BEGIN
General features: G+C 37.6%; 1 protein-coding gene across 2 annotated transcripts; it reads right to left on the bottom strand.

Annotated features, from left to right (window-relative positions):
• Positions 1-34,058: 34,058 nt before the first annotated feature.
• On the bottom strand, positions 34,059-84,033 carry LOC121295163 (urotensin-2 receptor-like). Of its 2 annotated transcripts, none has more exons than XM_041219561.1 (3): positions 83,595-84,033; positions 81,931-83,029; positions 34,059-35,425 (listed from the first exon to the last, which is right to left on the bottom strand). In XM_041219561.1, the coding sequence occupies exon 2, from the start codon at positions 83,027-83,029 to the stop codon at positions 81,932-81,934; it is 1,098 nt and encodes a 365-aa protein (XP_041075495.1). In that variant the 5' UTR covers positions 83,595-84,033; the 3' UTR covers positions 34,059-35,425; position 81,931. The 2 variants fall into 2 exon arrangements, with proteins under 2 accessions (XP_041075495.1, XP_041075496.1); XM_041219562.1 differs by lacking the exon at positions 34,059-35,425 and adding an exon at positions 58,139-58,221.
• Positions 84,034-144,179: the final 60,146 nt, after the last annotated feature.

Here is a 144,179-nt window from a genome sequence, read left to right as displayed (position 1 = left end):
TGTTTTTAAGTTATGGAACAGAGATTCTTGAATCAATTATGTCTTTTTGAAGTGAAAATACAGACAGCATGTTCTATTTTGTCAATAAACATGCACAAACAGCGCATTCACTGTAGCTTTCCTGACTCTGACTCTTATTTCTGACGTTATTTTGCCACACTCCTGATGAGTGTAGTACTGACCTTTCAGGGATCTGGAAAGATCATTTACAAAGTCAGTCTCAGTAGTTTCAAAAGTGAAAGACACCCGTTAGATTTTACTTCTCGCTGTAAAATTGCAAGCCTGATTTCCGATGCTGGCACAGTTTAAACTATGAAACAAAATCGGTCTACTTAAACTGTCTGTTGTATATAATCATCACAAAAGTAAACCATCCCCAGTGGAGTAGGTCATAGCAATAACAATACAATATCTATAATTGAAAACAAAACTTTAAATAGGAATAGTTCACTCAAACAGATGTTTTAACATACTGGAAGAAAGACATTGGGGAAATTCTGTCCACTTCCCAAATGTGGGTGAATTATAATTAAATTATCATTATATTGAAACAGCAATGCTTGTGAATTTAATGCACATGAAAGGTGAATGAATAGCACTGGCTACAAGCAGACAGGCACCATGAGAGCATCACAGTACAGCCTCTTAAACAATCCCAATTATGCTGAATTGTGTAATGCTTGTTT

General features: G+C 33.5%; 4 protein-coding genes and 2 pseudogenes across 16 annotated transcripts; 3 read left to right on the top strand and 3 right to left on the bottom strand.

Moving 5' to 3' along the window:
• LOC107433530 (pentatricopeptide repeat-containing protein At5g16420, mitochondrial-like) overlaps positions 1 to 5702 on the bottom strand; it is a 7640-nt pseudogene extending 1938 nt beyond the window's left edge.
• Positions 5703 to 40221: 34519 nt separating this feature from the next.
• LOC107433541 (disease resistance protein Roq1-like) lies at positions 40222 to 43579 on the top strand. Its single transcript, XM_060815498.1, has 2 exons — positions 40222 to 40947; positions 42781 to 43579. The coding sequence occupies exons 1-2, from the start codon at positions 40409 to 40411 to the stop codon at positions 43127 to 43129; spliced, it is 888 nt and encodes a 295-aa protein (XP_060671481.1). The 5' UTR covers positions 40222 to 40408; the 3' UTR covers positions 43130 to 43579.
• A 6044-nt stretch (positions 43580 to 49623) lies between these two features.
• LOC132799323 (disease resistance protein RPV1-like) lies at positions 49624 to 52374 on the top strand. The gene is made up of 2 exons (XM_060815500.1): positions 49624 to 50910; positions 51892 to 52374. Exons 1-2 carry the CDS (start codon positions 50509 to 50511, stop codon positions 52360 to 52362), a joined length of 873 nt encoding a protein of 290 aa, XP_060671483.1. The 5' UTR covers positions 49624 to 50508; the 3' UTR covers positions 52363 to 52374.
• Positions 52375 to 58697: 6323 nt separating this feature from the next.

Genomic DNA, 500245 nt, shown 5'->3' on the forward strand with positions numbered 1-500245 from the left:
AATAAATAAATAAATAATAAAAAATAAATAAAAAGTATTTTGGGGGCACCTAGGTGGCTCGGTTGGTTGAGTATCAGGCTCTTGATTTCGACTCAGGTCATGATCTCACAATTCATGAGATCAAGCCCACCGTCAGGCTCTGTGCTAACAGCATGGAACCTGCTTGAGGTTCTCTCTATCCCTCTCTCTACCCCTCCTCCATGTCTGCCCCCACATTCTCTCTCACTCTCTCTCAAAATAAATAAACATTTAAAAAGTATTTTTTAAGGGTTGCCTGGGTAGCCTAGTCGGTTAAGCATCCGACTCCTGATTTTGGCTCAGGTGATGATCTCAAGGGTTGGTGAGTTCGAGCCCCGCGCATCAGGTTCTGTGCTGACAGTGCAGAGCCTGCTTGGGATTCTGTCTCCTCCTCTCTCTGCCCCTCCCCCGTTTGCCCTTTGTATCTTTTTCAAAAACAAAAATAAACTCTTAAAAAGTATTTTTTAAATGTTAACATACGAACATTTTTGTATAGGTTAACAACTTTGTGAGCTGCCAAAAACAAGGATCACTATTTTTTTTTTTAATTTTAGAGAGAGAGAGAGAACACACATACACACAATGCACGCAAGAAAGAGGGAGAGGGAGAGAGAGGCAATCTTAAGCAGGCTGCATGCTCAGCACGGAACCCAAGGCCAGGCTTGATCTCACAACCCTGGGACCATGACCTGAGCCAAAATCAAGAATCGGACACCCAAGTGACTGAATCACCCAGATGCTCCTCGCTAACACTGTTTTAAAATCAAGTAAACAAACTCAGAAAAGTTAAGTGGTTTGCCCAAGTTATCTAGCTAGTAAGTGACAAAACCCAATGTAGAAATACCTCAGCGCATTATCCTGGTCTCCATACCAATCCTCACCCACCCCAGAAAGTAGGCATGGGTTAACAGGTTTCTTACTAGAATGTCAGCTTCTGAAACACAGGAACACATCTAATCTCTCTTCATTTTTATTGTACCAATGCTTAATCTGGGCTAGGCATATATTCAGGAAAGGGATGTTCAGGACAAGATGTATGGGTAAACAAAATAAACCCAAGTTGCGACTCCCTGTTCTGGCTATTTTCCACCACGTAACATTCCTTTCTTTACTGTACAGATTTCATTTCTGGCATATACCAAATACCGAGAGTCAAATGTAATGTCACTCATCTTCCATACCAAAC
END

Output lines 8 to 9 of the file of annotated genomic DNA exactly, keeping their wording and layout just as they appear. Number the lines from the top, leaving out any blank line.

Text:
General features: G+C 33.5%; 4 protein-coding genes and 2 pseudogenes across 16 annotated transcripts; 3 read left to right on the top strand and 3 right to left on the bottom strand.

Moving 5' to 3' along the window: